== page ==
There are specific, government-mandated criteria to be met for an official chronic fatigue syndrome diagnosis and although I met the Canadian government’s criteria, I did not meet the US requirements. Or maybe it was the UK government’s. At the time I was investigating it, there were absolutely no effective treatments for it.
The only benefit of an official diagnosis was to increase the probability of getting disability benefits once you became unable to work. The fact that my income would have been reduced by half on disability, and that all the doctors I’d have to go through to get such a diagnosis were condescending witless turds, made me disinclined to pursue the matter.
Speaking of witless turds
To rule out chronic fatigue syndrome, I visited a specialist at our much-ballyhooed local clinic. When I mentioned the mild success I’d had with zinc, he said it was in my mind: I wanted it to work and it did. When I pointed out that 80% of the things I tried didn’t work, he changed the subject. Then he offered me an antidepressant.
Dr. CFS’ lack of basic reasoning skills did nothing to rebuild my confidence in the health care system. And then there’s his arrogance in assuming that observations outside his purview are not valid data. He should at least have acknowledged that nutritional effects were the territory of another type of doctor.
Yet another reason to never trust a doctor with a beer belly.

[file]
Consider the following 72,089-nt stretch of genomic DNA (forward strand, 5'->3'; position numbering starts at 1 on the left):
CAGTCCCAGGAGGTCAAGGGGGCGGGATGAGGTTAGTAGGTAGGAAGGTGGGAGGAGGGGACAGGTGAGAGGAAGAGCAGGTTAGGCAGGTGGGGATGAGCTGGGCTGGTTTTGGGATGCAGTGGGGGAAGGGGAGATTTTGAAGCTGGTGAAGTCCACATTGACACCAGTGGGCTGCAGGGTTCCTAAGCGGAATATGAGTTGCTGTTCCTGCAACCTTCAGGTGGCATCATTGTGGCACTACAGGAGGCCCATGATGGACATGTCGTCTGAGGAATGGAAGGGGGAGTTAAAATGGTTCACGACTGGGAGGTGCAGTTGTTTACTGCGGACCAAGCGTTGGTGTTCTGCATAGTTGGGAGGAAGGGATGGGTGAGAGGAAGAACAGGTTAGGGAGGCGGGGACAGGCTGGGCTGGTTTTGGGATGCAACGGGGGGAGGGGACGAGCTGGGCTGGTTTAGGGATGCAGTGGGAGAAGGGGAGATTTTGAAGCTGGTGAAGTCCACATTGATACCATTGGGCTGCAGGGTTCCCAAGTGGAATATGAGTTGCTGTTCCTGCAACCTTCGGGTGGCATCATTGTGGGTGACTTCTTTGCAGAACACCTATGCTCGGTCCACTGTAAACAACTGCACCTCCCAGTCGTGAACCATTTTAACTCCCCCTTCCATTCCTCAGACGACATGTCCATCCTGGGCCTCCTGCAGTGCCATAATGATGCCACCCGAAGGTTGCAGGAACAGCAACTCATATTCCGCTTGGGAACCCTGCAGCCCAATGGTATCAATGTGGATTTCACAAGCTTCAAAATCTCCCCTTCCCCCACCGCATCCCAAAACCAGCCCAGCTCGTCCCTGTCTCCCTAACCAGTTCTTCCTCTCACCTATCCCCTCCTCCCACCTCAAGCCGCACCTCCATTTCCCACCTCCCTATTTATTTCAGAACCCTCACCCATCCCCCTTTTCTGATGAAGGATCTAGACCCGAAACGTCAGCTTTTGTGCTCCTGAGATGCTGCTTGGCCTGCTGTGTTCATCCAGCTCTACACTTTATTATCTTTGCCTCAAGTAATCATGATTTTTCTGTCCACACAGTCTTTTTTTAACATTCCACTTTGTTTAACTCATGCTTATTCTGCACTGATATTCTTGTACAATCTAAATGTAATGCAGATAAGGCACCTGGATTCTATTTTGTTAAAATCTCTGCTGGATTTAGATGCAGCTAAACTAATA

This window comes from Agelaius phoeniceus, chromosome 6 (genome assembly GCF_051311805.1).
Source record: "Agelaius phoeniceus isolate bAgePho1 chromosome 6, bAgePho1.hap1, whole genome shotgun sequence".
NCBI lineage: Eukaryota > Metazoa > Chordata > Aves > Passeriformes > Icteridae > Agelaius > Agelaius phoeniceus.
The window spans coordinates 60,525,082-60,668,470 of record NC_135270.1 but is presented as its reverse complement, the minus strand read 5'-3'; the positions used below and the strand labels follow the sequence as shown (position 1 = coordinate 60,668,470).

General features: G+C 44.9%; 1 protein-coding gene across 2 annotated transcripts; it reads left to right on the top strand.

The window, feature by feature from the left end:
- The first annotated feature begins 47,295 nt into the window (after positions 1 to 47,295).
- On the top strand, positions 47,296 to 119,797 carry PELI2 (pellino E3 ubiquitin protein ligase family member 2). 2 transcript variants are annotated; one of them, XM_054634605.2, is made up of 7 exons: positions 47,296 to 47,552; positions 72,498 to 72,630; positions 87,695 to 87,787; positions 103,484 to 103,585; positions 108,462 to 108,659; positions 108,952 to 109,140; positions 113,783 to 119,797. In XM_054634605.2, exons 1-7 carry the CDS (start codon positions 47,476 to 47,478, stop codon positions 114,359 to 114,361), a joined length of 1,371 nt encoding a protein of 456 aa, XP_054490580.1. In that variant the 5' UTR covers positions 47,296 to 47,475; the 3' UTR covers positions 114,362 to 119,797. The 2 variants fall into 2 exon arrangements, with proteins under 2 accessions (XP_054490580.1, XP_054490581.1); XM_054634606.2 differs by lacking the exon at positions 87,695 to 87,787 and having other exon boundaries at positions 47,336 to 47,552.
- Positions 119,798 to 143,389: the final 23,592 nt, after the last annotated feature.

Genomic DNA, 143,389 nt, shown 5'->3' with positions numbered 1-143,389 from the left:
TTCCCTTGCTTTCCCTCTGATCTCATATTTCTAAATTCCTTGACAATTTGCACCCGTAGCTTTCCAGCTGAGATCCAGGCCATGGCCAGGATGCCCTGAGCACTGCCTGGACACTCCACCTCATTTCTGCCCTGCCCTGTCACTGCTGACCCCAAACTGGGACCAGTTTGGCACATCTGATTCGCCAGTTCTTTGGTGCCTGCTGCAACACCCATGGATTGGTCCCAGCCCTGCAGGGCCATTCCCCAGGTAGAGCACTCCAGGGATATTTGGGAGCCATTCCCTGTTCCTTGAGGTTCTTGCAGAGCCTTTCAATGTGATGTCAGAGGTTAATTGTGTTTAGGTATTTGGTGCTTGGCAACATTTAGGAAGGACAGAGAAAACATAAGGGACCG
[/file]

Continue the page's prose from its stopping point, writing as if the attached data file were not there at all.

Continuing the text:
Support group saves the day
I eventually found an online support group that accepted sufferers with or without an official diagnosis. At the time, the vast majority of support groups were adamant that you had to have a doctor’s diagnosis.
About five years after I had been evaluated by the Cleveland Clinic, I learned from the group that the US had eased its definition to be more like the UK’s. Or maybe it was Canada’s. In any case, I remember thinking that I would have met the new set of criteria. Later it occurred to me that I also met the earlier criteria of “relapsing,” but just never put it together. I recovered in 1999, then relapsed again.
In 2014 I saw an article on the front page of the New York Times about an official renaming of chronic fatigue, in part to avoid the stigma that had grown around it. The very first comment appeared minutes after the article was published, by a woman who said she’d had huge success treating her chronic fatigue as mold poisoning.
I jumped to the support group. What gives? Three different people replied, saying, that is was definitely a factor in their issues. One person pointed me to Ritchie Shoemaker’s books.
I thought why in holy hell did no one mention this?
Other things the exhaustion was not
Nor was it hypothyroidism, hypoglycemia or adrenal wackiness. It was undoubtedly partly due to low iron levels and insomnia, but I kept running into a wall just trying to address these.